Samoa, South Pacific : Facing the risks of rising sea levels

One in three buildings on the island of Samoa is located below four metres elevation. That means that the problems associated with rising sea levels are literally on the doorstep of a huge number of Samoa’s 200,000 inhabitants. Accompanying the risk of coastal flooding, with the damage that causes to infrastructure, is the issue of salinisation. This is when salt water encroaches into fresh groundwater aquifers, leading to contamination of water supplies. Since Samoa relies on groundwater for one third of its water for human use, the threat of salinisation is considerable. In the face of an expected increase in sea levels during the next two decades, Samoan decision-makers are confronted with the challenge of putting together a strategic package of climate resilience measures, integrating highly beneficial risk transfer.

Global and local threats

Coastal flooding in Samoa will increase in the years to come, driven by rising sea levels, with local climatic circumstances adding force to global forecasts. For example, sea level rise in Samoa is exacerbated by geological subsidence at a rate of between 0.1 mm and 1.7 mm per year, due to long-term cooling of the island’s volcanic terrain. Recent research indicates that in a severe scenario, sea levels around Samoa could rise by up to 26.2 cm by 2030. The same scenario predicts the freshwater lens moving up by between 60 m and 160 m, potentially contaminating additional freshwater sources.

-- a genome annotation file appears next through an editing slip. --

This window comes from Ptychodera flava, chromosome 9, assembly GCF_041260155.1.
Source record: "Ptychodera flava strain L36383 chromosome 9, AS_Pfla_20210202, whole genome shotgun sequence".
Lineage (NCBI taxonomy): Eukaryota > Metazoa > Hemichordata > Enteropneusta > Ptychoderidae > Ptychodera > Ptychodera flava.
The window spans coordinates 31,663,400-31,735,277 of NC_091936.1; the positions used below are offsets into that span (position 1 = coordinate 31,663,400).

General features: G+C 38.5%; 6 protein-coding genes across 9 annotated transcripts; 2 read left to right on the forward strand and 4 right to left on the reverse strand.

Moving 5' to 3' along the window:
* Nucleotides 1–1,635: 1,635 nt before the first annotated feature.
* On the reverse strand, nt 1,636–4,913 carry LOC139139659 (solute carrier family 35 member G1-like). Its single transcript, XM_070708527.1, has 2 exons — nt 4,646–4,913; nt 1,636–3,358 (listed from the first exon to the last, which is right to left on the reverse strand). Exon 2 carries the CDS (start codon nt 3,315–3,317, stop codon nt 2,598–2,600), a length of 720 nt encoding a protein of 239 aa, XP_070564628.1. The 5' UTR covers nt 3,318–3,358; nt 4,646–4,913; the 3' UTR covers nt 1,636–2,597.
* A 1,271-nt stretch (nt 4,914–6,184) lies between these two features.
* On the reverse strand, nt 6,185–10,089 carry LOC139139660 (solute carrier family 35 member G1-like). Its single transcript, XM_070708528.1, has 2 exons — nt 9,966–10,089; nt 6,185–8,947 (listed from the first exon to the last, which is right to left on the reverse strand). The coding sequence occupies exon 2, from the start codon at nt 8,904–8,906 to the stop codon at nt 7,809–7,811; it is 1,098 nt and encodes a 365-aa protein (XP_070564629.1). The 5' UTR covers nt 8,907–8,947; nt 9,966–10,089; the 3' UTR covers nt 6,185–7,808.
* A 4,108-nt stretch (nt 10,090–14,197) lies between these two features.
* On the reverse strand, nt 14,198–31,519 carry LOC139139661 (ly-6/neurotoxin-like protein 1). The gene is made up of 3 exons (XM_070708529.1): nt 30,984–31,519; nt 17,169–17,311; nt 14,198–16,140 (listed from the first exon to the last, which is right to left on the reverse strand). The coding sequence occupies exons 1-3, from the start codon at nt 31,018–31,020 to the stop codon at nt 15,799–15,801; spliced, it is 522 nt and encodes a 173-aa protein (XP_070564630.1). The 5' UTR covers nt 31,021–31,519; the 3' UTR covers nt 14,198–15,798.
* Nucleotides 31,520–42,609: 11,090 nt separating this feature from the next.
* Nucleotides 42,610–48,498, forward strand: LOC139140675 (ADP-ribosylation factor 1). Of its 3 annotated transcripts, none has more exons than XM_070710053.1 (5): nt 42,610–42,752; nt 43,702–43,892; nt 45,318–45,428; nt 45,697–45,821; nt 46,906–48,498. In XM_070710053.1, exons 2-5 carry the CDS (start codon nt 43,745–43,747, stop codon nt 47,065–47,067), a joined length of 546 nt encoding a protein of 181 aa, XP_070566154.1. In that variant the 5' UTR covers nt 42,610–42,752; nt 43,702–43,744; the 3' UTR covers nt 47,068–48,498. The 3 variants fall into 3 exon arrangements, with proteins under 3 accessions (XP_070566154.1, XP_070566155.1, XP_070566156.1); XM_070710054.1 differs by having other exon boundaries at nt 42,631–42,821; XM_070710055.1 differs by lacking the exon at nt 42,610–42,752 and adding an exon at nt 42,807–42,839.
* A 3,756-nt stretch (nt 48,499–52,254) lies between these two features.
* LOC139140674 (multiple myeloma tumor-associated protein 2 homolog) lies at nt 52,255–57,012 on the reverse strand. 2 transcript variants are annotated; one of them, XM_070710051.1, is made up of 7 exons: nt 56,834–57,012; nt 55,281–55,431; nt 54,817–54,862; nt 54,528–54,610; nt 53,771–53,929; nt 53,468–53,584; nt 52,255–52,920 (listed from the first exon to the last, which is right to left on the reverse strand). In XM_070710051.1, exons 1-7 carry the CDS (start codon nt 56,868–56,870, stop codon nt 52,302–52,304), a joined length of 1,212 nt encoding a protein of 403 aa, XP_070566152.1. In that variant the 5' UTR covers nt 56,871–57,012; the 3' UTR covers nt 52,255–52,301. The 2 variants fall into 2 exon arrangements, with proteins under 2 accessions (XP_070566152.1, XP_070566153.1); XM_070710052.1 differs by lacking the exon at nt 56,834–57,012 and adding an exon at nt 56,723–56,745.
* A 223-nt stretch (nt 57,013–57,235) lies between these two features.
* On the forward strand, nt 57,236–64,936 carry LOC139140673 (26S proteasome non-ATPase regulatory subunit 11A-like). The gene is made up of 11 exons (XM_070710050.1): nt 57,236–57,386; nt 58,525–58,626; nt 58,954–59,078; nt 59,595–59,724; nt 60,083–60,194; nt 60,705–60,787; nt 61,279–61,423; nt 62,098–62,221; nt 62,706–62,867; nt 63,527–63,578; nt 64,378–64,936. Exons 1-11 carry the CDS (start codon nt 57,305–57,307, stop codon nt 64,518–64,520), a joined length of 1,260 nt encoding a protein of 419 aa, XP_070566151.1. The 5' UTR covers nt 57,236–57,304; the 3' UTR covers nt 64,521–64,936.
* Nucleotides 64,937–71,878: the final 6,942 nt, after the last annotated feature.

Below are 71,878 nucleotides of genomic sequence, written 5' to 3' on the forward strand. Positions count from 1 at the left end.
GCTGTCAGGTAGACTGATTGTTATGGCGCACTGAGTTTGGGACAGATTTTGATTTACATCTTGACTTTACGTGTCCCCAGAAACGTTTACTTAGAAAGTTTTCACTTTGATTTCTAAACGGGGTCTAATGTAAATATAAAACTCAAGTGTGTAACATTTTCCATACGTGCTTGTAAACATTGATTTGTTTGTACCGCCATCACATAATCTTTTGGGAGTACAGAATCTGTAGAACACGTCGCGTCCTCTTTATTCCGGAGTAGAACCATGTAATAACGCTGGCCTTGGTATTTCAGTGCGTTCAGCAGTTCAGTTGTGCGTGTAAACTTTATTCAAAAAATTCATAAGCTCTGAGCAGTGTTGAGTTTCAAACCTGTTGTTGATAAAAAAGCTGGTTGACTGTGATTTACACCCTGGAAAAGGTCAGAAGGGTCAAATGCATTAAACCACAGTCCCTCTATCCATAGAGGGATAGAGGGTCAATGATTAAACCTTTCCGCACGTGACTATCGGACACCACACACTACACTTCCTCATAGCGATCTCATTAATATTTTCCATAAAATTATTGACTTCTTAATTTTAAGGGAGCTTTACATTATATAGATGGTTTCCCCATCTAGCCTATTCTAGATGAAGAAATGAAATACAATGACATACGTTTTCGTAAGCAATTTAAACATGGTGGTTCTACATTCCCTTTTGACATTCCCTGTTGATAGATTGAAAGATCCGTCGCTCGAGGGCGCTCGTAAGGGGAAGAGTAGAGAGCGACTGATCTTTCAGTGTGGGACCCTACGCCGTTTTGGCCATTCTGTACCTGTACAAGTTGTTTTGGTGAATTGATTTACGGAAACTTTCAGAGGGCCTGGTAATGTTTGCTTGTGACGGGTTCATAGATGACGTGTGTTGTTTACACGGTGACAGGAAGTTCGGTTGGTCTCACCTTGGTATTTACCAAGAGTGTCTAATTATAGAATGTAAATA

The efficiency of risk transfer

Solutions proposed by the recent study on Samoa highlight the efficiency and practicality of risk transfer. Particularly for events predicted to occur rarely, transferring risk to capital markets is considerably cheaper than the direct prevention of expected losses. It also achieves extremely broad coverage. Other cost-effective measures in the portfolio of climate resilience proposals include moving infrastructure to higher ground, installing mobile flood barriers and applying a minimum elevation of four metres to new buildings. In 2008, the annual expected loss from coastal flooding in Samoa amounted to US$ 25 million. With a powerful combination of measures in place, future economic forecasts should present a more promising outlook.

GDP, %1

1 Based upon select regions analyzed within the countries (e.g., Mopti, Mali; Georgetown, Guyana Hull, UK; North and Northeast China; Maharashtra, India; Central regions of Tanzania; Southeast Florida, U.S.)

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